1: a personal religious teacher and spiritual guide in Hinduism
2a : a teacher and especially intellectual guide in matters of fundamental concern
b : one who is an acknowledged leader or chief proponent
c : a person with knowledge or expertise
I recently binge listened to 30 For 30's podcast all about Bikram Choudhury. The podcast dives deep into the 26 posture practice he "developed", the yoga teacher's rise to fame, the students who have been greatly influenced by him (for better or for worse), and the disgusting accusations that have driven students and studio owners to distance themselves from the man behind the yoga trend that has swept the world.
Although the podcast covers content I'm already familiar with, the five-part series brilliantly shines light on the dark side of yoga culture. Bikram's story is not special. A male yogi from India comes to America and gets famous for teaching yoga to celebrities and claims he can fix the ill. He acquires millions of devoted students and then feeds on those who put their trust in him. A quick Google search can give you the names of a handful of other yoga teachers who have walked a similar path to Bikram. It's gross, unsettling, and a big reason I've questioned my occupation for many years.
I hadn't considered the word "guru" until I was in my first 200-Hour Teacher Training in 2009. During a lecture on Sanskrit and pranayama one of my teachers referred to the lecturer as "Guruji" while asking him a question. She was referring to him as an expert, a spiritual guide. This man most definitely was an expert and guide, but I instantly paused at the title of "Guruji". With the quick addition of a title this man was put on a pedestal. He suddenly become powerful in my mind.
Some would say Bikram was/is a guru. Bikram was an expert in his field and offered guidance on how his students could survive on and off their yoga mats. Just as I allowed the term guru to elevate the lecturer in my first teacher training, millions of Bikram practitioners have elevated the man behind the practice to a level of power that became problematic. He exploited his power. He used his power in ugly, cruel ways. He, along with many other high level yoga teachers and spiritual guides, have made me wonder if I should continue on my path as a yoga teacher.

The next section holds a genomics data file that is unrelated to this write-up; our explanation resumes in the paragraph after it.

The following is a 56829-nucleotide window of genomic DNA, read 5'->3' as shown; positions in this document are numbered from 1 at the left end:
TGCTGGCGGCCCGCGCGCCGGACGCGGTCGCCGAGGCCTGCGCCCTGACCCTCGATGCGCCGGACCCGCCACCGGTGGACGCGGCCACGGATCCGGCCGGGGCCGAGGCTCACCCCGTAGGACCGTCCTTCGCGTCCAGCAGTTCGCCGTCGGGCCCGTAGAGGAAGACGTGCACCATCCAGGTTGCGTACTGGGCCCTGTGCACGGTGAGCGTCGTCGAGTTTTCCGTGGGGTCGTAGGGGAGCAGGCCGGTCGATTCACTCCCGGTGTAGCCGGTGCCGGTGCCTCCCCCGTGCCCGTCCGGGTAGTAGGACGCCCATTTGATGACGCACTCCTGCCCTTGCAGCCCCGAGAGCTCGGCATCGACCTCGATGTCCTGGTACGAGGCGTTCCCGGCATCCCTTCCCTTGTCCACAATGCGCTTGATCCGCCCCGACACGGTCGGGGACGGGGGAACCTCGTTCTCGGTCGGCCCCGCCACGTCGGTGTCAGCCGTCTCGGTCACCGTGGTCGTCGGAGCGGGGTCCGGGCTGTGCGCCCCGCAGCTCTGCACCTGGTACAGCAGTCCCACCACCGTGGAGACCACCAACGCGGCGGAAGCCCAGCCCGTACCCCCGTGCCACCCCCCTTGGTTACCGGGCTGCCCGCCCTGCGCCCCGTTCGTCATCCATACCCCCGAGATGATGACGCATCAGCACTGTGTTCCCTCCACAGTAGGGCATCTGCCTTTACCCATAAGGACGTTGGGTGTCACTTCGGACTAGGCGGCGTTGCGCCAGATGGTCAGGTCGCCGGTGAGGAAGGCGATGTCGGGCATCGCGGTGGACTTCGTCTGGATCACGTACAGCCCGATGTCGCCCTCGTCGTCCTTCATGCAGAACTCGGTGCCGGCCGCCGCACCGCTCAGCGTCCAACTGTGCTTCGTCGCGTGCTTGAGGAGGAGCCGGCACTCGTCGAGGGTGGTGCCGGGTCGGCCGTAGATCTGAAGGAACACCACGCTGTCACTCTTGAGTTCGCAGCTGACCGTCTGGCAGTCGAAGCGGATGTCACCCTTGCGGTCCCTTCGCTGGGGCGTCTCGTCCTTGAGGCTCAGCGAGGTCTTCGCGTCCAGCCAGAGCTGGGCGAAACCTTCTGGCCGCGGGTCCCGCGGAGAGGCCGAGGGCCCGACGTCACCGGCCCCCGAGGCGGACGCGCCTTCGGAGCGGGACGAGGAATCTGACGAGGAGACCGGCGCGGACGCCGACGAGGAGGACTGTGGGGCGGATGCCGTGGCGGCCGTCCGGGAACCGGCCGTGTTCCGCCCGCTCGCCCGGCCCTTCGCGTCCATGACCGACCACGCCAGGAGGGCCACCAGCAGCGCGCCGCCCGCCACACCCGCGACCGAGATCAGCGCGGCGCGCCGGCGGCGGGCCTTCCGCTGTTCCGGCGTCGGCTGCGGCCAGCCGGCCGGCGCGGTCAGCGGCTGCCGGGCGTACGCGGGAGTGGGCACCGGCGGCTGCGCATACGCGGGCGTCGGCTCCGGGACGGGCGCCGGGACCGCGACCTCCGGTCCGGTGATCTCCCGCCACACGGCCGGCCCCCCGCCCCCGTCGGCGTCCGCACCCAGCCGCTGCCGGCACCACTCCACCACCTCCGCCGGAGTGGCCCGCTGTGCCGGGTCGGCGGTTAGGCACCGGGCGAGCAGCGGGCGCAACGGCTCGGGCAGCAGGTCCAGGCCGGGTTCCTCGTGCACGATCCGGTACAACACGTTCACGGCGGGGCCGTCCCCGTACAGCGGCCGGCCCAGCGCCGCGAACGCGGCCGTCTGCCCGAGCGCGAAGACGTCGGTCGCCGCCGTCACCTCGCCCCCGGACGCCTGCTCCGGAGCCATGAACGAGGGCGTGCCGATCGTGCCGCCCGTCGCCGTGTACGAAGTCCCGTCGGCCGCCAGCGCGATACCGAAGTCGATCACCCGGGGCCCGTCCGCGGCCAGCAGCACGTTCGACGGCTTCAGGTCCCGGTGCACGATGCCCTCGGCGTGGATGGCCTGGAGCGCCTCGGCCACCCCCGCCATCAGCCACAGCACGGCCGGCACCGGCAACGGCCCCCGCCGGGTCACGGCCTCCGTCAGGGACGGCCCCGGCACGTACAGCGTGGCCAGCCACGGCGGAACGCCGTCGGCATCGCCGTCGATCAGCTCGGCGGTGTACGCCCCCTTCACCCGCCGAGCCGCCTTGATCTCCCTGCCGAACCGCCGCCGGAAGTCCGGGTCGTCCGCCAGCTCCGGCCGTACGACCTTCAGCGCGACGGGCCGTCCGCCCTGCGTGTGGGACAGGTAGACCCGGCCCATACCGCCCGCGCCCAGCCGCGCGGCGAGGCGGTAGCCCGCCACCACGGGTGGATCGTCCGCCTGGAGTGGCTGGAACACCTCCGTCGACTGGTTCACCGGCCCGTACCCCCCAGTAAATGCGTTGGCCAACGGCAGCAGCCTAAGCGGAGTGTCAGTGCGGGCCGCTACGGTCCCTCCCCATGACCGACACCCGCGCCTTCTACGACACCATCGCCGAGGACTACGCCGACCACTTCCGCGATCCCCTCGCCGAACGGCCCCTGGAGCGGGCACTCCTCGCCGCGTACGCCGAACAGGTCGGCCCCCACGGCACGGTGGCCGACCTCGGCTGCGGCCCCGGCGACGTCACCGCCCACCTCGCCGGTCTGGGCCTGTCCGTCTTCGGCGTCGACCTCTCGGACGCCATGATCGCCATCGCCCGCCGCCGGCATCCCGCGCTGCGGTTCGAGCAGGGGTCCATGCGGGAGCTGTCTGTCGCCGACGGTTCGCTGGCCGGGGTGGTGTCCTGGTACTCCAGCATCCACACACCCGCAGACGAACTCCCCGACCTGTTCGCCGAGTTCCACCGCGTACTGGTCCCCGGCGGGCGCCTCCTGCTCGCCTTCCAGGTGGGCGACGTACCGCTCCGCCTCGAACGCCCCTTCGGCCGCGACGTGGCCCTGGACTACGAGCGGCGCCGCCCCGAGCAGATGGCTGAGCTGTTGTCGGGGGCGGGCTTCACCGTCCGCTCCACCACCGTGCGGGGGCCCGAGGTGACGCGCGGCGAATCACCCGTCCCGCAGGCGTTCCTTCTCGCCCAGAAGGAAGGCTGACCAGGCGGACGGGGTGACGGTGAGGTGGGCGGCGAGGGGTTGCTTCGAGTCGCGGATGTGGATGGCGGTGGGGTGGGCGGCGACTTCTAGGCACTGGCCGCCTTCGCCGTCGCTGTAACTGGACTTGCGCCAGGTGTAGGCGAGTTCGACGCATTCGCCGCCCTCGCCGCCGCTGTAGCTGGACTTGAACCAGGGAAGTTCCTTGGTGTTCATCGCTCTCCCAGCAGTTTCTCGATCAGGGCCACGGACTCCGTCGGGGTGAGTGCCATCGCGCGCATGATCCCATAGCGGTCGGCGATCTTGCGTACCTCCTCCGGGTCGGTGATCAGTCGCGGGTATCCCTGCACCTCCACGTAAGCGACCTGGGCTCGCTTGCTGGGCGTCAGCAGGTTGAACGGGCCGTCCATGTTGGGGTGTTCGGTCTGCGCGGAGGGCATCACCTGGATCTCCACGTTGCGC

A few years ago I was leading a yoga teacher training when a student asked, "How did you find your guru?" I gave this student a blank stare. She then went on to ask if I had studied in India and had a guru there. Again, I stared blankly. Eventually I collected my thoughts and explained I had an influential teacher in San Francisco, but wouldn't consider him to be my guru. I gathered the student was dissatisfied with my answer.
A year or so ago I had a student refer to me as her guru through a social media post. I don't want to diminish this sweet student's show of respect toward me, however the post made me a little uncomfortable. If I take the above definition of the word into consider I suppose some would consider me to be a guru. I've put a great deal of time and effort into my studies. Through those studies I have a lot of knowledge to offer, however I'm no expert. I'm definitely no spiritual or religious guide.
Perhaps this all just means I have a weird, unsure relationship with the term guru. Perhaps the ongoing issues with yoga teachers exploiting their power as educators and guides steers me from labeling someone as a guru. Perhaps the simplicity of not considering myself or many of my teachers as Hindu paves the way for me not even consider the title.
I've said it once, and I know I'll say it many more times, it's all about power. I do not blame the victims of Bikram's disgusting deeds for putting their teacher on a pedestal and handing him power. They trusted him. They believed in him and the practice he provided. The practice had offered so many of them a method to heal, cope, and revitalize their lives. Why wouldn't they put that man on a pedestal? Bikram is the villain, not the yoga. Bikram didn't realize he was simply the vessel in which the teachings are meant to be offered through. He was a crappy vessel, but he offered a method that'll hopefully outlive his distasteful name.
Bikram and many other influential yoga teachers have given all of us in the yoga world important concepts to consider. Yoga teachers shouldn't guide the practice to be powerful. Yoga teachers shouldn't guide the practice to be famous. Yoga teachers definitely shouldn't guide the practice for the money. Yoga teachers should guide the practice because they have a calling to offer up a method that benefits a student's physical, mental, and spiritual wellbeing without the need to be the star of the show.